According to court filings, Davis entered her home and found her alone while her husband was away on a business trip, killing her in what state officials called an “execution-style murder.” A relative of Daniel’s reached by The Post this month declined to be interviewed.

Attorneys for Davis had argued in court filings that he had ineffective counsel before he was sentenced to death.

Arkansas Attorney General Leslie Rutledge (R) said after the Supreme Court declined to step in that her office “took every action it could today to see that justice was carried out” for Daniel’s family. Like Hutchinson, she also looked ahead to the other lethal injections on the schedule.

“There are five scheduled executions remaining with nothing preventing them from occurring, but I will continue to respond to any and all legal challenges brought by the prisoners,” she said in a statement. “The families have waited far too long to see justice, and I will continue to make that a priority.”

After the Arkansas Supreme Court on Monday afternoon stayed two executions set for that evening without explanation, attorneys for the inmates said they believed this meant the lethal injections were off for the night.

The state had also intended to execute Bruce Ward, 60, on Monday. Ward was sentenced to death in October 1990 after being convicted of killing Rebecca Doss, an 18-year-old convenience store clerk. The Arkansas Supreme Court had on Friday previously issued an order staying Ward’s execution without explanation, then vacated it and issued another Monday morning, again offering no reason.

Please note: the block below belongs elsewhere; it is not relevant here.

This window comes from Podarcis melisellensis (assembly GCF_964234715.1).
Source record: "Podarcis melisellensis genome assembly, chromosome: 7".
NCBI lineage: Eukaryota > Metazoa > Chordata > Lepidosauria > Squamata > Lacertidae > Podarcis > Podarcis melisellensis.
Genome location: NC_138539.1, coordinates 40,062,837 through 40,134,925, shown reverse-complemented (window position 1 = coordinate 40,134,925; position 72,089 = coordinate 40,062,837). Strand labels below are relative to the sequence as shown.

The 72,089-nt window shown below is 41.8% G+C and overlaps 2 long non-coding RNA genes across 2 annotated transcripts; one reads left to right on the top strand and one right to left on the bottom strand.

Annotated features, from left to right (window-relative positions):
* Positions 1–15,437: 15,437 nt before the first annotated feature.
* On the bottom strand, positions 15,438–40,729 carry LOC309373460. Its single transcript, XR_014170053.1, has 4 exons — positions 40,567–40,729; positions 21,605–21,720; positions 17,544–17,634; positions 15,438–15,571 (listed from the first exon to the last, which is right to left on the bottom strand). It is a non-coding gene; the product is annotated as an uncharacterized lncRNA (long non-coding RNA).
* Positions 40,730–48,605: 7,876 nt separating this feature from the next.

Attorneys for Ward have described him in court filings as a diagnosed schizophrenic who spent decades in solitary without treatment for his mental illness and argued that he was not competent to be executed. Arkansas appealed, but the state Supreme Court rejected that, contributing to Rutledge’s decision not to appeal the second stay issued in Ward’s case.

Lawyers representing both men praised the Arkansas Supreme Court’s decision to stay the executions. They had appealed to the court arguing that the men should not be executed before the U.S. Supreme Court rules on a case dealing with similar issues to those they have raised arguing that the death-row inmates were denied proper access to independent mental-health experts during their trials. Arguments in that case before the high court are set for Monday, and a decision would come by the end of June.

Rutledge, though, quickly sought a review of what she described as a flawed decision, filing a motion to have the stay in Davis’s case vacated. Judd Deere, a spokesman for Rutledge, said she decided not to appeal the stay halting the other execution because the Arkansas Supreme Court had rejected her first appeal of a stay there and then handed down another.

Arkansas officials said that these two executions are unlikely to occur before the end of the month, which the state has described as a deadline for using its lethal injection drugs.

“At midnight, if there’s no decision, it expires and then we’d have to start the whole process over,” J.R. Davis, a spokesman for Hutchinson, said in a telephone interview before the Supreme Court order was released.

Turning to the next executions scheduled in the state — two are set for Thursday night — he said: “As far as what this means for the others, we’ll take it as we get it. After tonight, if we get an unfavorable ruling from the Supreme Court or time expires, we’ll turn our attention to Thursday and prepare just like we have for this one.”